Stand up and keep the conversation going

Three in 10 women have been “punched, shoved, dragged, threatened, raped or subjected to other violence” by a former or current partner while half of all murdered women are killed by their significant other, according to a global study of violence against women.

To many, these numbers seem staggering or miscalculated because many people have some kind of notion that violence against women is a thing of the past or are isolated instances which rarely happen. Reality check— recent crime statistics show that half of all Canadian women have been victims of violence.

These kinds of numbers suggest violence against women should be a mainstream health risk, along with the likes of tobacco and alcohol consumption.

Sixteen-year-old Adrianna Durley has been inspired by these sombering facts and has found a way to raise awareness for this issue. The teen has put together the Women’s Gala, which will be hosted at Gallery Connexion and will be accompanied by the musical talents and spoken word of local artists.

“The Women’s Gala was not only created to raise awareness for the issue of violence against women, but also hopefully uplift and inspire women to help each other,” said Durley. “I think women are key in ending violence against women and dismantling rape culture.”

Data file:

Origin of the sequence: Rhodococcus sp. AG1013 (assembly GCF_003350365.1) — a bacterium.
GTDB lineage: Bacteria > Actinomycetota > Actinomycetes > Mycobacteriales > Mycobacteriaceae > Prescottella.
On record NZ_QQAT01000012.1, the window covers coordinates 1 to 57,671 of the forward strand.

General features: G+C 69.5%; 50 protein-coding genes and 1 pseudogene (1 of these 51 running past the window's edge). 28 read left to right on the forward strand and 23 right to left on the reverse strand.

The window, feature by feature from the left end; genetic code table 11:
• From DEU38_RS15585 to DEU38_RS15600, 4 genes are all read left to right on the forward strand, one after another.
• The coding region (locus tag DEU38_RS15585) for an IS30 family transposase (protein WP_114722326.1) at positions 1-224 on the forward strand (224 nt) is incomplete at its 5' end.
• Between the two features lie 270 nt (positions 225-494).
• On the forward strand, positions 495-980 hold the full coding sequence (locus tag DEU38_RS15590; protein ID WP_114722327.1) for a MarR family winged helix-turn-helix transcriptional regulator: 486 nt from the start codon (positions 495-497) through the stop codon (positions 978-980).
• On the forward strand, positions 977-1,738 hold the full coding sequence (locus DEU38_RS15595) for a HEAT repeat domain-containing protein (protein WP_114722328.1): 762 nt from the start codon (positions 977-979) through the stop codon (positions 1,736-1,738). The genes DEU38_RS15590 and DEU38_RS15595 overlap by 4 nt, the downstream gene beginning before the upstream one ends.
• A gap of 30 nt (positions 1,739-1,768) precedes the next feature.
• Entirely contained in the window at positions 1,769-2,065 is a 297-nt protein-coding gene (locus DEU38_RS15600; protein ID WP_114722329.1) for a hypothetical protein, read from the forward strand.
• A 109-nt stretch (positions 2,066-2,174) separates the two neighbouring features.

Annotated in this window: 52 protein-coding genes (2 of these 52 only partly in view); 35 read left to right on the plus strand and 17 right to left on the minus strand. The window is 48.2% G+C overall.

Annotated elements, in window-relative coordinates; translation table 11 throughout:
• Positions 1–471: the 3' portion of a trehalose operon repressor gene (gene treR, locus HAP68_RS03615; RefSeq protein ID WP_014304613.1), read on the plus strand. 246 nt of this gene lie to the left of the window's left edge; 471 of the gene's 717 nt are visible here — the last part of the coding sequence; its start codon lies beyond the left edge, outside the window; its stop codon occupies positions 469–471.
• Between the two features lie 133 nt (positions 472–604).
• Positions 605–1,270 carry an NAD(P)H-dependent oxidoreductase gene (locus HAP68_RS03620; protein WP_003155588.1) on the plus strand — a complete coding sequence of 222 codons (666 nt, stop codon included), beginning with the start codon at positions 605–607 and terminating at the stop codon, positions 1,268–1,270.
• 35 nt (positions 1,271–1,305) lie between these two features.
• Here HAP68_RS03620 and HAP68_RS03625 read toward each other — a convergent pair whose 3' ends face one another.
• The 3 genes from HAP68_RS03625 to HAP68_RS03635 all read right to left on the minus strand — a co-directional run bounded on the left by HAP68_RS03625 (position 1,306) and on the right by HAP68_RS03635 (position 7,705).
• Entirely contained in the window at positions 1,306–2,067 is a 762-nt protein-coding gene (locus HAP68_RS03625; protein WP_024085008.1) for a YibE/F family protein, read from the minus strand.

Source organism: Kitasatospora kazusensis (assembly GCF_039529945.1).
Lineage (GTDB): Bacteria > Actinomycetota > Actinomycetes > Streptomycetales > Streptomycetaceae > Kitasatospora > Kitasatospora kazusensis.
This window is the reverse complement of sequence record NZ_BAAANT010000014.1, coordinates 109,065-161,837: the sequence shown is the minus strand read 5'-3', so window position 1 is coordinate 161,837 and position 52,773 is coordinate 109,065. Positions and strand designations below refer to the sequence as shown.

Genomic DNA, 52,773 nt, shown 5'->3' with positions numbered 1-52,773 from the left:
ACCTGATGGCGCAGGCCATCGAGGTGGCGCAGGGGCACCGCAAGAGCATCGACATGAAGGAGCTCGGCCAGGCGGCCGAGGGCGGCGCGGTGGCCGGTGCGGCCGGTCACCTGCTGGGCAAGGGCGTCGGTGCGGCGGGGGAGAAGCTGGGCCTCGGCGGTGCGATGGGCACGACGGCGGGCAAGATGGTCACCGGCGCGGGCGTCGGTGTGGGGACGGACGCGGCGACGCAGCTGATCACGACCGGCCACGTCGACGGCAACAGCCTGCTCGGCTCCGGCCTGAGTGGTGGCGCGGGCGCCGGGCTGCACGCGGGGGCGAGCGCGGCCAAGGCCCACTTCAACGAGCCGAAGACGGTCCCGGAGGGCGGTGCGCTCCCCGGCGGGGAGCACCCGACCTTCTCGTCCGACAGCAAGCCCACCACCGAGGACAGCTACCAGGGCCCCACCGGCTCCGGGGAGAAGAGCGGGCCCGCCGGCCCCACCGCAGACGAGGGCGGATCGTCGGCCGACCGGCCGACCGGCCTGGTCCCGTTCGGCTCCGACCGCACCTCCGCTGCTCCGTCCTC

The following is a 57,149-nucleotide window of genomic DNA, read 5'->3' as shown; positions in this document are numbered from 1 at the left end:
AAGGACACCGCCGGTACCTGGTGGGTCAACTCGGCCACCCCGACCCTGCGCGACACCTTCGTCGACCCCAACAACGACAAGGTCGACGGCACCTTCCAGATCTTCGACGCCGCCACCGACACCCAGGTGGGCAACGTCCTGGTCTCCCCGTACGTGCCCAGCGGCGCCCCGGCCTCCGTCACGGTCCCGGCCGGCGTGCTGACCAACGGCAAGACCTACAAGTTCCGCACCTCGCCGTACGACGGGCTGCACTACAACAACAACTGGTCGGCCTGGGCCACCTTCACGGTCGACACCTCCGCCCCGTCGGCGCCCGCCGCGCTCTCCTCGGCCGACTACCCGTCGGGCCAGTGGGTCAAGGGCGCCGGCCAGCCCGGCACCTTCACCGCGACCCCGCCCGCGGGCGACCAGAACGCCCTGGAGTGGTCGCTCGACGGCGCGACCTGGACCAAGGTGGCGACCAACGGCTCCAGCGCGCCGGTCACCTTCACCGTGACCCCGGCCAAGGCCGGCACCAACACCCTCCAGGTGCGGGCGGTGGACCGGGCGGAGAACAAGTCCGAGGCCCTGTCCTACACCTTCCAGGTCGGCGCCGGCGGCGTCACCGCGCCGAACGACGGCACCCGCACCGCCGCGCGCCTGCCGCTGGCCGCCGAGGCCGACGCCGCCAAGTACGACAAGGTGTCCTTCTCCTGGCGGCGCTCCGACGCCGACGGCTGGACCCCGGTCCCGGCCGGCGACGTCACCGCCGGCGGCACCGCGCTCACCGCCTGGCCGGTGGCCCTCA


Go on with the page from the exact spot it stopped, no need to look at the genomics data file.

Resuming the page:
Despite her young age, Durley had no trouble organizing the event or finding performers to help with the evening’s entertainment. Many of her young friends were also enthusiastic about the project.

“This is an important issue because of how common it is. People need to understand that it’s not okay for things like this to happen so frequently,” said Ashley Goodine, who will be performing an acoustic set. “During the performance, I’ll be thinking of the countless women whose voices don’t get heard. I think as performers we have a responsibility to speak for them.”

To get the night started, Durley will give a short speech which will focus on the stigma around the issue and highlight the importance of local transition houses.

Transition houses are safe havens that women and children can escape to when the abuse becomes too much. There are two in Fredericton. Both are non-government funded and utilize the community to keep their doors open. All funds raised at Durley’s Women’s Gala will go to Fredericton’s Women in Transition House, which takes in 200 women and children every year.

“I think it’s wonderful to see these young women expressing these things. I was very involved in the women’s movement in the 80s and then it seemed to me that women started to think that we didn’t need these sorts of groups anymore, but I was so glad to see these young women organizing and recognizing that we can’t rest and think that everything is okay,” said Dianne Power, executive director of the Women in Transition House.

Through this event, Durley is hoping the issue will become more commonly discussed.

“Bringing awareness to violence against women doesn’t always have to come from organized events like Take Back the Night or the Women’s Gala. We can raise awareness of violence against women by discussing it amongst our peers, in classrooms and with our families,” said Durley. “I will admit, it’s not the lightest issue but we must keep it in conversation if we are to change anything.”

The Women’s Gala will take place at Gallery Connexion on Wed. Feb.5 at 6:30 p.m. A $10 donation is suggested.